Whose Fault Is It You’re So Overweight?

Illustration for article titled Whose Fault Is It You’re So Overweight?

So, have you figured out, yet, why you are so overweight?

I’m asking because a good friend is going through a pretty rough stage in her life. I’ve known her for more than 25 years, and what a long, strange trip it’s been. On the surface, we seem to have zero in common: Ethnicity, family history, education, height, weight – well, depending on what year – and a bunch of other you-name-its.


Our paths have only crossed twice: When we met, and when we ended up in the same newsroom for a time. And yet, we seem to be kindred spirits. Our lives don’t intersect, but they’re parallel. And through the magic of Facebook we’ve reconnected, sharing drama, again, dealing with similar issues. Again.

But her message to me this a.m. really angered me. Her youngest daughter is blaming her for being overweight. This, at a time my friend is finally – finally! – moving toward divorce. Let’s pause for a moment and take this all in . . . Divorce is no joke. I’m not sure how many years she’s been married, but as I said, parallel lives, so I’m guessing at least 22 years. That’s a long time to be with someone with addictions and other issues. Me, I would have bailed a long time ago. That’s just another in the many ways we’re different: You never have to guess what she’s thinking or feeling. She’s passionate, visceral and intuitive. Me, I’m intuitive, and good at masking emotion when necessary. That allows me to resist picking up other people’s emotional baggage.  To do otherwise is wearying.


So emotionally, let’s just say I really, really want to pick up, say, a small, carry-on piece of baggage of hers, and fling it across the street. That piece being her daughter. Bless her heart; my friend has raised some amazing, talented children, but the Blame Game? Seriously? And at a time like this?

My friend’s weight has fluctuated wildly over the years, but her blues ain’t like mine. And yes, this daughter is overweight. She’s also a young adult, and therefore 100 percent responsible for her actions. Given what I’ve told you about my friend’s emotive sentience and the unfortunate marital situation, perhaps you, too, can imagine a child in such an atmosphere developing an eating disorder. Sometimes, the strongest cravings for comfort foods occur when you’re emotionally weakest. I totally get that.

What I don’t get is how, in this era of Oprah, Dr. Phil, Dr. Oz, Tyra and hell, Sesame Street; in this age of dozens of wellness websites and hundreds of self-help books , one can blame one’s mother for being obese – as if staying with this man was part of some evil plot to ruin her life.

My mother and father (when he was alive) blamed themselves for all the sexual, physical and psychological abuse I suffered as a child. OK, sure, they played an indirect role of some sort, but let’s be honest: How can a child effectively communicate all that is going on, especially when she comes from a household that demands you respect your elders? Geez, I’m still saying “Yes, ma’am” to everyone. And if, as a parent, you have not been trained to spot the signs of possible abuse, depression or eating disorders, is it really all your fault?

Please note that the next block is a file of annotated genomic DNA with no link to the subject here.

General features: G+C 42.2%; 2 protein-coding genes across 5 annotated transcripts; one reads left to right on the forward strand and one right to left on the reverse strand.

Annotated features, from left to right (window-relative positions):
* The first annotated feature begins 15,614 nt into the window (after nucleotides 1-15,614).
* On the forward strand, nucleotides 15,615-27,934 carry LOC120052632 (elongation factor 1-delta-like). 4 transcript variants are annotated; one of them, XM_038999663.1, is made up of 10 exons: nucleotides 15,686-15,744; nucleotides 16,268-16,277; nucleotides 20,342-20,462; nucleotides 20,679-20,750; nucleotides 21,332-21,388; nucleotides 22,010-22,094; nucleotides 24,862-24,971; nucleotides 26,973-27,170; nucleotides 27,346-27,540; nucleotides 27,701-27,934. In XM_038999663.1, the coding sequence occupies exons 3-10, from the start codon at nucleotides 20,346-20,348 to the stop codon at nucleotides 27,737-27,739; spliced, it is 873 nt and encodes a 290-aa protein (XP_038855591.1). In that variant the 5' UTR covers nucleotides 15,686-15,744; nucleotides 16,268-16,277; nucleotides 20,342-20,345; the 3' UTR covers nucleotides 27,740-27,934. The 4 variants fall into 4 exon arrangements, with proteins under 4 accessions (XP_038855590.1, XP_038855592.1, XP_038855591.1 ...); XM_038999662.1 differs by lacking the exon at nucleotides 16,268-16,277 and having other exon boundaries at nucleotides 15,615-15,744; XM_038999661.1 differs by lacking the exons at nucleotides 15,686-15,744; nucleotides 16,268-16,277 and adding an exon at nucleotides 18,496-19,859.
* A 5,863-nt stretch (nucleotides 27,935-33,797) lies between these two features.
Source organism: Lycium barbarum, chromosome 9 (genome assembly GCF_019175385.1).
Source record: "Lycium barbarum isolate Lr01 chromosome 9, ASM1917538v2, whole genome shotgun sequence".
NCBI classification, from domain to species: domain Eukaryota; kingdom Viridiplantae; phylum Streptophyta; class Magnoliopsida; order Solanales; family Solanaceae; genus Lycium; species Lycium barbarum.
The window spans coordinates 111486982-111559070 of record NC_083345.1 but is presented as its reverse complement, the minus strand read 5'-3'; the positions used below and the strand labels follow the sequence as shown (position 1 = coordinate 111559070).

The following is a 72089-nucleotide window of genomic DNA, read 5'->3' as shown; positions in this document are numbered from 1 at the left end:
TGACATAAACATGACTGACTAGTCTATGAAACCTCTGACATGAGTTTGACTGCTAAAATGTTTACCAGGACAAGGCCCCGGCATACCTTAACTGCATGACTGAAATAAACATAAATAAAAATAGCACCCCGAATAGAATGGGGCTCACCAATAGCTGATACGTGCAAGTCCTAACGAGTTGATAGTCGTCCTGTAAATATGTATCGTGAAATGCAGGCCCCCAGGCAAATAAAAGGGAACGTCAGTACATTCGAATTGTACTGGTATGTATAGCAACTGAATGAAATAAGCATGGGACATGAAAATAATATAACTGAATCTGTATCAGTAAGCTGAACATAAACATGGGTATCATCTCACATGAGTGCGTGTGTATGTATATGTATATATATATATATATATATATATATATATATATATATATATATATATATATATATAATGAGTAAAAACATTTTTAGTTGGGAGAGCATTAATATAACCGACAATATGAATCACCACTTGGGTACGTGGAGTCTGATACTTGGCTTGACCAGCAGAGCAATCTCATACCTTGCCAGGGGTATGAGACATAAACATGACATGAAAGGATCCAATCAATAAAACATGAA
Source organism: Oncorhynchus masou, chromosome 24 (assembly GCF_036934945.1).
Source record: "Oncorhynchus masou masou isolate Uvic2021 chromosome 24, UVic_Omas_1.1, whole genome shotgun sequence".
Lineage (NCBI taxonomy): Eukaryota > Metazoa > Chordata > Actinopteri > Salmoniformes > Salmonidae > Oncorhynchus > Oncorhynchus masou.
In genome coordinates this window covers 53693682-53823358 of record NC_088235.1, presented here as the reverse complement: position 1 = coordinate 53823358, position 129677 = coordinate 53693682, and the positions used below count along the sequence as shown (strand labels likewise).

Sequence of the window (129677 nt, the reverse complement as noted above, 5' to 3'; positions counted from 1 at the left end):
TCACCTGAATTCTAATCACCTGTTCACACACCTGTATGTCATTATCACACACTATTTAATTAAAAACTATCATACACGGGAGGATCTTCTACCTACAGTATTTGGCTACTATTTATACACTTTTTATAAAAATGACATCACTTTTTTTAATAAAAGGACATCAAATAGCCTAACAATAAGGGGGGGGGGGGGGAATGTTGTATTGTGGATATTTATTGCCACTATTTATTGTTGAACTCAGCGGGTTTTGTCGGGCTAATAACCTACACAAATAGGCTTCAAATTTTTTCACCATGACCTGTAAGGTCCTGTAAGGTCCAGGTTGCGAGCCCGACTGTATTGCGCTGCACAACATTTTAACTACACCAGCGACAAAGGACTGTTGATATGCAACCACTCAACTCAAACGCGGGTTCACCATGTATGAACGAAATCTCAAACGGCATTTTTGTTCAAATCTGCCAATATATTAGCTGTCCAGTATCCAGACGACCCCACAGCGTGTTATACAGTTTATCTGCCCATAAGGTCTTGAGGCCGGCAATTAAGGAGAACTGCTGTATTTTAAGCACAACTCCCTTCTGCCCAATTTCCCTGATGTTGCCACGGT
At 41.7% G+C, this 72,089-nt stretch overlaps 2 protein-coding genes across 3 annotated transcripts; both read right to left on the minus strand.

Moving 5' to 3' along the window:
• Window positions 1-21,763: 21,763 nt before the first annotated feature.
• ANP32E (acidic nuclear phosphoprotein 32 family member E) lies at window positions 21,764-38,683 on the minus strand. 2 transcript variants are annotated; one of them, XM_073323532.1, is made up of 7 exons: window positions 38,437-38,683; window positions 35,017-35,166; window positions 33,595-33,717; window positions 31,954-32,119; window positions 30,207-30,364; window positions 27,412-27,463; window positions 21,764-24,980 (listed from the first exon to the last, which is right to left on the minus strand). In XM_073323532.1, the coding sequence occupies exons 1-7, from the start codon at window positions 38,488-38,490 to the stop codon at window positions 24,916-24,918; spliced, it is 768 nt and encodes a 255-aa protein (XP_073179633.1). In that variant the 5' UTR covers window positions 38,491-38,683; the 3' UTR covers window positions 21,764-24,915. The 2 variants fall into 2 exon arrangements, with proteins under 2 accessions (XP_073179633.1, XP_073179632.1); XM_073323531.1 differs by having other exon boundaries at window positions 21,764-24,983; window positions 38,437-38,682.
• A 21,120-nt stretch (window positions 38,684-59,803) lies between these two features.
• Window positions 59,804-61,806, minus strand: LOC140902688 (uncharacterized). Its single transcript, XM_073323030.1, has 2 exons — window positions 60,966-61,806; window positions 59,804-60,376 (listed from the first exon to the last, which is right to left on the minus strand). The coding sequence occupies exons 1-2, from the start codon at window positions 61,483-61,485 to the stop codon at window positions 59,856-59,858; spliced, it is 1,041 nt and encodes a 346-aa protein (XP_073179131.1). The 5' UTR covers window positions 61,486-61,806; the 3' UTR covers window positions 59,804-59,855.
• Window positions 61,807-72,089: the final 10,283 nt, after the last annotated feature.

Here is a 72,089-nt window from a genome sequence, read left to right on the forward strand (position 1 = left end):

So . . . who’s to blame? And once you’ve figured that out . . . so what?

What matters is where you are today. The daughter is overweight. I say to her and the similarly situated: It is critical to acknowledge and understand the past or you are indeed doomed to repeat it. Please get help for your journey to truth. Let others help you with that baggage. Someone once said a load shared is a load halved, or words to that effect. Just keep it moving . . . forward.


Sorry, folks, but you’ve got to go some to get much sympathy from me these days. So many of us our wearing our emotional issues around our waistlines, aren’t we? If you have issues like mine – which includes the fear that losing weight means losing protection –we’ve got the makings of a melodrama.

Except I don’t cotton much to drama of any sort.

My friend’s daughter had a choice, and she made the wrong one. Since I don’t believe in coincidences, let me tell you what I wrote on my Facebook page (personal; not the Less Leslie page) just yesterday afternoon:


Sometimes, life is unfair. At those times, it’s hard to remember that we choose our reactions. So I gave myself a little time for a little anger, a little sadness, then moved on. Moving on isn’t always easy, but it’s always better.

Of course, I was talking about something completely different, but I think it applies.


I know why I’m overweight, oversexed, have a handful of irrational fears – some so strange, they’re actually quite funny, which is why I thank God for my sense of humor – and why, sometimes, chocolate really does seem to be the answer to life’s stresses.

I also know how my issues can sabotage my own weight-loss efforts. That awareness is why I’m succeeding (slowly but surely).


So OK, daughter of friend and people everywhere. Blame whomever, but you’d better recognize: It’s up to you, and you alone, to do something about it. Get some help. Halve your load, and move on.

If you blame others for your failures, do you credit them with your success?   ~  Anonymous


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Leslie J. Ansley is an award-winning journalist and entrepreneur who blogs daily for TheRoot. She lives in Raleigh, NC.

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